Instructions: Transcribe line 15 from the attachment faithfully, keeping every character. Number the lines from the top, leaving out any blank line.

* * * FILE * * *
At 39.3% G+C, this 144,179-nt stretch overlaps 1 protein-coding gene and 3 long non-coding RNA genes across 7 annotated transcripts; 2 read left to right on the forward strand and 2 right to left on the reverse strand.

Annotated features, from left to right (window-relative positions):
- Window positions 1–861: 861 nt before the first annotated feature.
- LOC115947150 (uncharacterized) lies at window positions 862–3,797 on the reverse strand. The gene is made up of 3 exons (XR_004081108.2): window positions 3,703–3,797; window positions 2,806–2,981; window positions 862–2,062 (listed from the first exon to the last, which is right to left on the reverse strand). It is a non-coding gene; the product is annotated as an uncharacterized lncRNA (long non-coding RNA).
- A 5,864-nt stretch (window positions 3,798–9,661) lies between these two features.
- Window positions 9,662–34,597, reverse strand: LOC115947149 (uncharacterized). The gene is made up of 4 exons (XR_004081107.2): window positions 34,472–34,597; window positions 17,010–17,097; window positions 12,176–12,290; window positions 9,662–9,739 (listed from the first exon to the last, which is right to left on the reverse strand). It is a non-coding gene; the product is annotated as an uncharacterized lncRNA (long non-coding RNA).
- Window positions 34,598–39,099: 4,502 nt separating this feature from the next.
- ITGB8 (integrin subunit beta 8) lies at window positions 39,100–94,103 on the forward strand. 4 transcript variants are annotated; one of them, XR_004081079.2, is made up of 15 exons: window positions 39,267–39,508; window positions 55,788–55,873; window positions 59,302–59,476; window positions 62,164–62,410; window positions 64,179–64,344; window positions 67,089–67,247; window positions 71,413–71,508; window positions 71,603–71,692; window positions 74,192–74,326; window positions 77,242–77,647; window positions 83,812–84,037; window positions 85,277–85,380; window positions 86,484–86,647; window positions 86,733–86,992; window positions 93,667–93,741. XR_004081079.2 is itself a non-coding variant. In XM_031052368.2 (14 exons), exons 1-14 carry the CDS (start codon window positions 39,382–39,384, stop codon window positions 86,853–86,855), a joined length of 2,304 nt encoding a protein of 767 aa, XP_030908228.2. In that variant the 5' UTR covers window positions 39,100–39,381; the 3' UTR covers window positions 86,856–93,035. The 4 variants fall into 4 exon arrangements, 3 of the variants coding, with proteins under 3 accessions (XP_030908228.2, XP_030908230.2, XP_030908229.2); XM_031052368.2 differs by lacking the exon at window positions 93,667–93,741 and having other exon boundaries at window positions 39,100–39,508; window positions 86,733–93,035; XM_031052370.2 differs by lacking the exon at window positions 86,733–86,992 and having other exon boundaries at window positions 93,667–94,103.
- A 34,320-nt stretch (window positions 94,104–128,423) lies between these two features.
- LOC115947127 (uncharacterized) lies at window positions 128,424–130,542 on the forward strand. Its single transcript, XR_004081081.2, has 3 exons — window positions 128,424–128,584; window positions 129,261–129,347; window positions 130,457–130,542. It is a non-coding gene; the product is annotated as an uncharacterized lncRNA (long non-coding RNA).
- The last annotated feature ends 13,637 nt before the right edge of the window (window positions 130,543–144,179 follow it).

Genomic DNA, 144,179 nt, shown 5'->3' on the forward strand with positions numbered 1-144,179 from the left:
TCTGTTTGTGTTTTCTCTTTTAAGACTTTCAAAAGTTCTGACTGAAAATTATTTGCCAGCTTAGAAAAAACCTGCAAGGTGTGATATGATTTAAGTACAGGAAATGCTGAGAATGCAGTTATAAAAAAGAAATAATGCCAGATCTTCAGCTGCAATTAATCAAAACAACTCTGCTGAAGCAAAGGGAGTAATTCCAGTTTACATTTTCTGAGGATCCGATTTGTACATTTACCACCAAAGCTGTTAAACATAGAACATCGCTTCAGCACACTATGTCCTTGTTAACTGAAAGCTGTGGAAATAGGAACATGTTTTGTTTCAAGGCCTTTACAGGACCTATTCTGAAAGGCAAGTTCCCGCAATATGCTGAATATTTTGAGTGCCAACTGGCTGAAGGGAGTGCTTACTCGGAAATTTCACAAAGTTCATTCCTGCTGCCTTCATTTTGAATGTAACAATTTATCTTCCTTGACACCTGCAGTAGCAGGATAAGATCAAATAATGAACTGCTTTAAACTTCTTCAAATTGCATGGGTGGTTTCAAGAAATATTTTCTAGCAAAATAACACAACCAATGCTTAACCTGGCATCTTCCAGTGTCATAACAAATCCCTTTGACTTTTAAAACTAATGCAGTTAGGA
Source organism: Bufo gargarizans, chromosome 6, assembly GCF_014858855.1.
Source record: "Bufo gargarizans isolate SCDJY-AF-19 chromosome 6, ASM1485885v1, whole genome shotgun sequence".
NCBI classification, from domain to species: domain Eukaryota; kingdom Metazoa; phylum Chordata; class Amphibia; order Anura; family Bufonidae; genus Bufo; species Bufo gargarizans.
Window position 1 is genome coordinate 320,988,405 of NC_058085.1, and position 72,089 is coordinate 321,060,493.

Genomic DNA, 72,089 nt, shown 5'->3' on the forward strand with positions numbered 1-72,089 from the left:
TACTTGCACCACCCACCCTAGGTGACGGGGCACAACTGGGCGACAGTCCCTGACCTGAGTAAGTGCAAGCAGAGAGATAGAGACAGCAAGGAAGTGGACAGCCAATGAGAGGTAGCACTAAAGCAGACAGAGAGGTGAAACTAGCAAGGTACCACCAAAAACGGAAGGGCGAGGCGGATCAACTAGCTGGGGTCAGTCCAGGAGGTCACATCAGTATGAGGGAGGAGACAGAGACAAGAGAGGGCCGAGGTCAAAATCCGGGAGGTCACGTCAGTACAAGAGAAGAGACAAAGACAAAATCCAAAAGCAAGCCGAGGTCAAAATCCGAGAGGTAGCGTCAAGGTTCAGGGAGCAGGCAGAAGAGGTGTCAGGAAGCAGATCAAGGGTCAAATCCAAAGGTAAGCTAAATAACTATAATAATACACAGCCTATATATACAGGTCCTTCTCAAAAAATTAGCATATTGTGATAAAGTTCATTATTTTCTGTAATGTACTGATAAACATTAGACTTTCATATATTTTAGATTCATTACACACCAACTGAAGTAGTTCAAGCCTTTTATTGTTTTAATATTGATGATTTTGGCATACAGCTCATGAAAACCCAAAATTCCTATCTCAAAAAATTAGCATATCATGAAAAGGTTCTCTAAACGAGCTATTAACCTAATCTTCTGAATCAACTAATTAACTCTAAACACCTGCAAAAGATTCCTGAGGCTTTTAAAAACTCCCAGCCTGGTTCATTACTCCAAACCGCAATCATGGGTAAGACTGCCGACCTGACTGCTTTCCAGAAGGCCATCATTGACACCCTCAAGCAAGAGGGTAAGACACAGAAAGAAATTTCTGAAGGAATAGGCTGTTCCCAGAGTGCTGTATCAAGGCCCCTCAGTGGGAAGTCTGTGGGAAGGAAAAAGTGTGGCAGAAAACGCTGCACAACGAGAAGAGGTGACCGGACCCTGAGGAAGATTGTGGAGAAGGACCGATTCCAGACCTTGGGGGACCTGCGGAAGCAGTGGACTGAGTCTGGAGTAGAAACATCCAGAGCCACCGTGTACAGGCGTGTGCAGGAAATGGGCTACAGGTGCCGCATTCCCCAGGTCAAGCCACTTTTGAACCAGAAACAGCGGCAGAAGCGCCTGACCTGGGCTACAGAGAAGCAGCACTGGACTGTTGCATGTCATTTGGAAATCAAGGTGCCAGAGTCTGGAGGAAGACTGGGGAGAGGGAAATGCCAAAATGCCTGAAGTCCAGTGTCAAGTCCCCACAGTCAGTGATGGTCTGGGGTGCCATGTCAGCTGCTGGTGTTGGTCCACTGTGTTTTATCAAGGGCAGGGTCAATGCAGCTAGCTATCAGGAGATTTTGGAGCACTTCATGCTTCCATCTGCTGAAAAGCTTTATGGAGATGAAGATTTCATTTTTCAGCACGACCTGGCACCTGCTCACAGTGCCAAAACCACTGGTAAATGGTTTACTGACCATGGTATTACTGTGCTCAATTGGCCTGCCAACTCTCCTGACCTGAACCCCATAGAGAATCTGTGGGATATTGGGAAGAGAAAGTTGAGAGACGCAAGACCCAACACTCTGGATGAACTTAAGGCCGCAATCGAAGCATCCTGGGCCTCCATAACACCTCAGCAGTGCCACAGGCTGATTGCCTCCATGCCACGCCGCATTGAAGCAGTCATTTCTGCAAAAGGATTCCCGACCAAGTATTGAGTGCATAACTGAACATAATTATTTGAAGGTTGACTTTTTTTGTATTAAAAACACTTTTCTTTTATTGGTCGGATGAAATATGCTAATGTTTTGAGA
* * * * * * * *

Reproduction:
Source record: "Bufo gargarizans isolate SCDJY-AF-19 chromosome 6, ASM1485885v1, whole genome shotgun sequence".